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GAO: Military gear for sale on Web poses security risk

Need F-14 components? Try eBay. A team of undercover GAO agents found parts for the fighter plane as well as body armor, night vision goggles and other military items for sale to the highest bidder on eBay, Craigslist.org and other Web sites that allow person-to-person sales, the congressional auditing agency announced today.

Comment on this article in The Forum.Between January 2007 and March, agents using only credit cards, mailing addresses and false names easily bought the items, many of which were stolen from the U.S. military, Gregory Kutz, GAO managing director for forensic audits and special investigations, told a House Oversight and Government Reform subcommittee. Though the Web-based companies did not break the law and many military items can be purchased legally, the sales suggest foreign states, criminals and terrorists can easily buy sensitive American military equipment, investigators and lawmakers said. The items GAO bought are on a list of munitions that are illegal to sell overseas without Defense Department approval, Kutz said.

"It doesn't take a lot of imagination to understand the troubling nature of some of these items being sold online, said House Oversight and Government Reform National Security Subcommittee Chairman John Tierney, D-Mass.

Tierney noted GAO bought Army combat uniforms on eBay a few months after insurgents dressed in U.S. military garb killed five U.S. service members in Karbala, Iraq, in January 2007. Iran, believed to be the only country still flying F-14 Tomcats, was the intended recipient of $750,000 worth of F-14 parts that a Florida man was arrested for trying to export in 2003, Kutz said. States including China and Russia are part of a robust foreign market for U.S. military equipment, Defense Department Deputy Inspector General for Inspections Charles Beardall testified.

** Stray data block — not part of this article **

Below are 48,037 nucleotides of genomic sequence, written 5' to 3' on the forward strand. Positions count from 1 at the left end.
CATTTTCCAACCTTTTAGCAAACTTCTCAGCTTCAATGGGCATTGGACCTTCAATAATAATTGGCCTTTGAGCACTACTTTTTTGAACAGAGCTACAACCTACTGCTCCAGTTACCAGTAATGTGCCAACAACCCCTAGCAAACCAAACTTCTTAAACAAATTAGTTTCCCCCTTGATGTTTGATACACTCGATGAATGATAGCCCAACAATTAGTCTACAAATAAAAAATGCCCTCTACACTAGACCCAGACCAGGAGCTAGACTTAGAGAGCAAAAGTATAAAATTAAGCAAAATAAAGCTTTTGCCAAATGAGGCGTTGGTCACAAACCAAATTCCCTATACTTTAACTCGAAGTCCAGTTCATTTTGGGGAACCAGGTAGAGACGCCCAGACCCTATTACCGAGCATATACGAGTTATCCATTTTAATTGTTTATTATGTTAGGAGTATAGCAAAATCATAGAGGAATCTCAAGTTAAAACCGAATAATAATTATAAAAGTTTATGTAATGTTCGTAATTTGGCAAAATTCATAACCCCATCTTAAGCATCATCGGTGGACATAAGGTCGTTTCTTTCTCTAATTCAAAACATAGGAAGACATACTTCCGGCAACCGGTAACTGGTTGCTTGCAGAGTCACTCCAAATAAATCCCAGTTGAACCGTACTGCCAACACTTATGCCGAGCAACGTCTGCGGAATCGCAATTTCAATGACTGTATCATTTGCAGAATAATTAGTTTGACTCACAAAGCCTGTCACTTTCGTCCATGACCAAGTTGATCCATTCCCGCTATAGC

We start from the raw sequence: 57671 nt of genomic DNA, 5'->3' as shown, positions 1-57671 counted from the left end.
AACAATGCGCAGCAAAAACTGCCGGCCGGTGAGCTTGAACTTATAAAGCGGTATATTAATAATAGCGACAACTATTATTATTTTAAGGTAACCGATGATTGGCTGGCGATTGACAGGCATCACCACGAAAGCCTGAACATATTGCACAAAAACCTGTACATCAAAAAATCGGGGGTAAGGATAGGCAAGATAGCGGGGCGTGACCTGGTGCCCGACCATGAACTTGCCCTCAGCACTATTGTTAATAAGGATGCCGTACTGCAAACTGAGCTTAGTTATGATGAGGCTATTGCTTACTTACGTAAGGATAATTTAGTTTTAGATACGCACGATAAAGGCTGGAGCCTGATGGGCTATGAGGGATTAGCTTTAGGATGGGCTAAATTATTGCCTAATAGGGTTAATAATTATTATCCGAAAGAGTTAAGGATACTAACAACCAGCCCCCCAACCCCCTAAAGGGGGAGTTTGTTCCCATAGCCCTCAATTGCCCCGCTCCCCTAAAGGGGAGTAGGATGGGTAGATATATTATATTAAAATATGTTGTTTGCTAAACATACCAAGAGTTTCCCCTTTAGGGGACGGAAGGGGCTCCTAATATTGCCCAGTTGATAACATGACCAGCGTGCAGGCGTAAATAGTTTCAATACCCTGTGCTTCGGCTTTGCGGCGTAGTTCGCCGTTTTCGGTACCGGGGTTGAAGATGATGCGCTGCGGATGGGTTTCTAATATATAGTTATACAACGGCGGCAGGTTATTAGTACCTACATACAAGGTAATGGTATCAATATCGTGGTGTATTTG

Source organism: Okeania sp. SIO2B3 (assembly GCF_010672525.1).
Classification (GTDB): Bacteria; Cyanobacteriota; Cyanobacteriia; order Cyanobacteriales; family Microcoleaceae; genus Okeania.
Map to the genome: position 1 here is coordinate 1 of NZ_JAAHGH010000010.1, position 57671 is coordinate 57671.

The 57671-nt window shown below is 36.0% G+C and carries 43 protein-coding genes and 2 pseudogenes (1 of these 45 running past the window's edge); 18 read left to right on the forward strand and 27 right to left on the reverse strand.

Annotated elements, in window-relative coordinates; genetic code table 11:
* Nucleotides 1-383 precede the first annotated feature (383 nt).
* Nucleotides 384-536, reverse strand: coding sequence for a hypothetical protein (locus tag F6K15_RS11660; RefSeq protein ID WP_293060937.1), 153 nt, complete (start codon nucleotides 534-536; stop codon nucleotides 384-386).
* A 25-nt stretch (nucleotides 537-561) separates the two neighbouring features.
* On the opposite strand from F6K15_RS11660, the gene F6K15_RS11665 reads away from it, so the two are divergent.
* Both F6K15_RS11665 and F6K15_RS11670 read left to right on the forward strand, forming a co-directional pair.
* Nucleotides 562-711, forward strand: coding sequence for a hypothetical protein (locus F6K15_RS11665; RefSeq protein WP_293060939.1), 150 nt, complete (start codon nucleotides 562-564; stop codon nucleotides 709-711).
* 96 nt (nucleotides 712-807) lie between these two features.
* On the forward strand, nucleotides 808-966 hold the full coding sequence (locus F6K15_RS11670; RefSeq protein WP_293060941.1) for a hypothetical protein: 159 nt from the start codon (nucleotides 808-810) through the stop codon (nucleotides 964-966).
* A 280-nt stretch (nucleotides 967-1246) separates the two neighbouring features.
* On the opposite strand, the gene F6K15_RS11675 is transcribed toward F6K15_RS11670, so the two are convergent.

GAO's investigation follows undercover investigations in 2002 and 2003 that showed the Defense Department was improperly selling excess sensitive military equipment, such as chemical protective suits, online. Kutz said that while the department has curtailed such sales, GAO's recent investigation shows U.S. military equipment could be sent overseas through middlemen using the Internet.

Tod Cohen, vice president for government relations at eBay, said the company bars the sale of military ordnance and "essentially prohibits" selling military items not properly disposed of under Defense Department rules. The company has a fraud-investigations team that cooperates extensively with government agencies to block sales of military equipment on its site. And it uses detection tools to flag suspicious listings, Cohen added. But with up to 7 million items listed daily, "it is a challenge to enforce our policies," he said. Craigslist CEO Jim Buckmaster said his company, which offers free classified advertisements in 450 localities, was improperly described by GAO as global marketplace, though he acknowledged some users do sell to people overseas. Buckmaster and Cohen argued any legislation restricting sales of military items should be simple and not limited to online vendors.

"The key is . . . clear rules," Cohen said. With a hodgepodge of rules applying to sales of different military equipment, Tierney said Congress should very seriously consider a ban on sale of sensitive items.

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